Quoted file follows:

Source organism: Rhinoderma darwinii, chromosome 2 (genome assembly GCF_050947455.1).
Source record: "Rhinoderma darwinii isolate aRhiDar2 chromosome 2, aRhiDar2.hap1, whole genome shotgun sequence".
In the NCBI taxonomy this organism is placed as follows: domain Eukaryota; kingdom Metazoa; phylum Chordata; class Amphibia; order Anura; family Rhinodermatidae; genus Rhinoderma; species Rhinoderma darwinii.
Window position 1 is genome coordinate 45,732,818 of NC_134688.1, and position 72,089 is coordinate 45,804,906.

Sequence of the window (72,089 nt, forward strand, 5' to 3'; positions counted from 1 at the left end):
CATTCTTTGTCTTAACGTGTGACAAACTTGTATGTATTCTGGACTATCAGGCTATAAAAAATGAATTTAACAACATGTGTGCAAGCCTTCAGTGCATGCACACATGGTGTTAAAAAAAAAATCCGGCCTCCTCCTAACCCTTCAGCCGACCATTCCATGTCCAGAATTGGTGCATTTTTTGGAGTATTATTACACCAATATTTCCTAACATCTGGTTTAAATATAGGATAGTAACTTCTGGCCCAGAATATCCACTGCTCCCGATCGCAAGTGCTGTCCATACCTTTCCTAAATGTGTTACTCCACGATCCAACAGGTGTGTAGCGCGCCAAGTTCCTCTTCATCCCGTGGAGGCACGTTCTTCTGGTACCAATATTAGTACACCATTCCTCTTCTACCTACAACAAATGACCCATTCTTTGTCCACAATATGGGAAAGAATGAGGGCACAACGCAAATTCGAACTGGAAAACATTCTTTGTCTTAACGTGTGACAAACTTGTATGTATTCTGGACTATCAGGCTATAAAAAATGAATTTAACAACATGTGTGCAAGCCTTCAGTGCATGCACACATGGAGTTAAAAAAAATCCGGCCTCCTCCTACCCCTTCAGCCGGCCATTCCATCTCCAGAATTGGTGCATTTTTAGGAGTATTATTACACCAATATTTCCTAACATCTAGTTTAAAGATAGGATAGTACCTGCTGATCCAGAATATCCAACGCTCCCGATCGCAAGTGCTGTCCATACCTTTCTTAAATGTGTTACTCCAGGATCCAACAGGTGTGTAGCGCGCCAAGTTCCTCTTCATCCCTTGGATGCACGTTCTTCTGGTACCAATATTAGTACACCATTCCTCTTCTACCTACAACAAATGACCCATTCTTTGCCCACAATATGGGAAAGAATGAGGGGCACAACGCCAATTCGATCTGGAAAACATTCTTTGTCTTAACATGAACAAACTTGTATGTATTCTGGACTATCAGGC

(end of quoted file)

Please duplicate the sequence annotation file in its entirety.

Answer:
Source organism: Rhinoderma darwinii, chromosome 2 (genome assembly GCF_050947455.1).
Source record: "Rhinoderma darwinii isolate aRhiDar2 chromosome 2, aRhiDar2.hap1, whole genome shotgun sequence".
In the NCBI taxonomy this organism is placed as follows: domain Eukaryota; kingdom Metazoa; phylum Chordata; class Amphibia; order Anura; family Rhinodermatidae; genus Rhinoderma; species Rhinoderma darwinii.
Window position 1 is genome coordinate 45,732,818 of NC_134688.1, and position 72,089 is coordinate 45,804,906.

Sequence of the window (72,089 nt, forward strand, 5' to 3'; positions counted from 1 at the left end):
CATTCTTTGTCTTAACGTGTGACAAACTTGTATGTATTCTGGACTATCAGGCTATAAAAAATGAATTTAACAACATGTGTGCAAGCCTTCAGTGCATGCACACATGGTGTTAAAAAAAAAATCCGGCCTCCTCCTAACCCTTCAGCCGACCATTCCATGTCCAGAATTGGTGCATTTTTTGGAGTATTATTACACCAATATTTCCTAACATCTGGTTTAAATATAGGATAGTAACTTCTGGCCCAGAATATCCACTGCTCCCGATCGCAAGTGCTGTCCATACCTTTCCTAAATGTGTTACTCCACGATCCAACAGGTGTGTAGCGCGCCAAGTTCCTCTTCATCCCGTGGAGGCACGTTCTTCTGGTACCAATATTAGTACACCATTCCTCTTCTACCTACAACAAATGACCCATTCTTTGTCCACAATATGGGAAAGAATGAGGGCACAACGCAAATTCGAACTGGAAAACATTCTTTGTCTTAACGTGTGACAAACTTGTATGTATTCTGGACTATCAGGCTATAAAAAATGAATTTAACAACATGTGTGCAAGCCTTCAGTGCATGCACACATGGAGTTAAAAAAAATCCGGCCTCCTCCTACCCCTTCAGCCGGCCATTCCATCTCCAGAATTGGTGCATTTTTAGGAGTATTATTACACCAATATTTCCTAACATCTAGTTTAAAGATAGGATAGTACCTGCTGATCCAGAATATCCAACGCTCCCGATCGCAAGTGCTGTCCATACCTTTCTTAAATGTGTTACTCCAGGATCCAACAGGTGTGTAGCGCGCCAAGTTCCTCTTCATCCCTTGGATGCACGTTCTTCTGGTACCAATATTAGTACACCATTCCTCTTCTACCTACAACAAATGACCCATTCTTTGCCCACAATATGGGAAAGAATGAGGGGCACAACGCCAATTCGATCTGGAAAACATTCTTTGTCTTAACATGAACAAACTTGTATGTATTCTGGACTATCAGGC